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Even if you have read our previous posts on data security and encryption, your computer data is probably still at risk. Scientific American recently reported on a variety of “side-channel” data vulnerabilities–threats of data theft through passive or mechanical means that bypass your software and operating system altogether.
Below are five frightening new ways to steal the data on your computer:
1. Reading data from the reflection on your eyeball
New techniques involving telescopes and cameras are now able to capture computer data from monitor reflections on eyeballs, glasses, and office picture frames.
2. Stealing data from your monitor’s radio emissions
Computer monitors radiate low-voltage signals from their power cords which allow people with sophisticated monitoring equipment to capture and reassemble the images on your monitor.
3. Capturing network data from the flashes on a router
The constantly-flashing LED lights on network routers can be recorded to capture the data bits traveling through them. These patterns can be reassembled to decipher communications going through the router.
4. Copying printer data from the sound of the printer head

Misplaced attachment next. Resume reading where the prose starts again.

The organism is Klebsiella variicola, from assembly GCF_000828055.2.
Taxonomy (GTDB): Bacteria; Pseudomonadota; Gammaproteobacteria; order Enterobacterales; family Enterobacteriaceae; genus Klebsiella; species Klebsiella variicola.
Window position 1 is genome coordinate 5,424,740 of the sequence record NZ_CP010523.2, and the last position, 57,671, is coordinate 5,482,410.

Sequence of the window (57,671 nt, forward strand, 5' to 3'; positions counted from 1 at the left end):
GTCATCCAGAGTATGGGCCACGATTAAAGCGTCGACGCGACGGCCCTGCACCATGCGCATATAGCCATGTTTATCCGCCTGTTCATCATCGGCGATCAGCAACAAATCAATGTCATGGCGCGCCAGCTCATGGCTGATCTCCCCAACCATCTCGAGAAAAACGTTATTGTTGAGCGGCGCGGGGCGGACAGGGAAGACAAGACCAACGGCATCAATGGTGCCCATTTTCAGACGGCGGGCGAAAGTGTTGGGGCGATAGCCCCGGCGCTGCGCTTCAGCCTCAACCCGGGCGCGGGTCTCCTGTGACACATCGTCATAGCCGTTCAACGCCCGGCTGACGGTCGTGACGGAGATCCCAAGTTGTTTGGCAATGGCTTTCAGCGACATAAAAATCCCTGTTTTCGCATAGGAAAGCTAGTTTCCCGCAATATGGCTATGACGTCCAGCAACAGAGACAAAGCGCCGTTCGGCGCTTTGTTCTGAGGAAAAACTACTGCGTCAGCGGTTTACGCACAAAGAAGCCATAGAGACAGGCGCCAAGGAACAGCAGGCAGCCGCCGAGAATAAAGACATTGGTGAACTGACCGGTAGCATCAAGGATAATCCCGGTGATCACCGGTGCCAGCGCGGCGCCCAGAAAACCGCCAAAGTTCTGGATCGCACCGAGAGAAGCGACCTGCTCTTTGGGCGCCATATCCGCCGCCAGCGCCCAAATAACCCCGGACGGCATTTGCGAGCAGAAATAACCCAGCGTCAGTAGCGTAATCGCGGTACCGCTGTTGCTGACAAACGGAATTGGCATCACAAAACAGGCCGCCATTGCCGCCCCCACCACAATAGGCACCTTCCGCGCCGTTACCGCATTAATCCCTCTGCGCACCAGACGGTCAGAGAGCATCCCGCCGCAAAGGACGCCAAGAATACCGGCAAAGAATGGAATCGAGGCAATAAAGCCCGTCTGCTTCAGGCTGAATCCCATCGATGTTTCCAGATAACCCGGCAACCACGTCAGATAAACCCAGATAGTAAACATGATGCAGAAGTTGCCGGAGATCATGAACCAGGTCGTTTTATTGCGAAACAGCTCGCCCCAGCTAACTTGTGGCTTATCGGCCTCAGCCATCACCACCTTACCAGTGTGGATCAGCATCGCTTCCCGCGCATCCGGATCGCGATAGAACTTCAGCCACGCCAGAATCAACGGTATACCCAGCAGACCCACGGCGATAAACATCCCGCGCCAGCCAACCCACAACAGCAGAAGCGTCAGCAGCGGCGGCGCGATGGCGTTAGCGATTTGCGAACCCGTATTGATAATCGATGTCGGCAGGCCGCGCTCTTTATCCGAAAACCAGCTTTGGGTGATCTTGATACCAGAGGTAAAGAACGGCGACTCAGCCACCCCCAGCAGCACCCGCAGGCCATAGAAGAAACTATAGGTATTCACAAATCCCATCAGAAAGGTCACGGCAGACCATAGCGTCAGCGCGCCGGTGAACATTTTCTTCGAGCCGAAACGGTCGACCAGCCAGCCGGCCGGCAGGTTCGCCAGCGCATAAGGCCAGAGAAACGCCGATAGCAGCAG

Some printers — especially the old dot matrix variety — make small noises as they move across your paper. These sound frequencies are slightly unique depending on what movement the printer head is making. By recording the sound waves of a printer, special algorithms can decipher the text being printed.
5. Learning your passwords from the radio frequency of your keyboard
Similar to capturing the electronic frequencies emitted by monitors, keyboards emit unique low-voltage radio frequencies with each keystroke. Basic radio-frequency monitors can be combined with capture software to copy anything typed. Check out this video of keystroke theft in action:
Thankfully, at this point these data invasion methods are seldom-used. However, for that reason, there also are few countermeasures or security products on the market to prevent espionage through these side-channel methods. While it is unlikely most attorneys need to worry much about these vulnerabilities, anyone with especially-secure client or corporate data should at least spend a few minutes thinking about whether they could present real threats.
How Hackers Can Steal Secrets from Reflections | Scientific American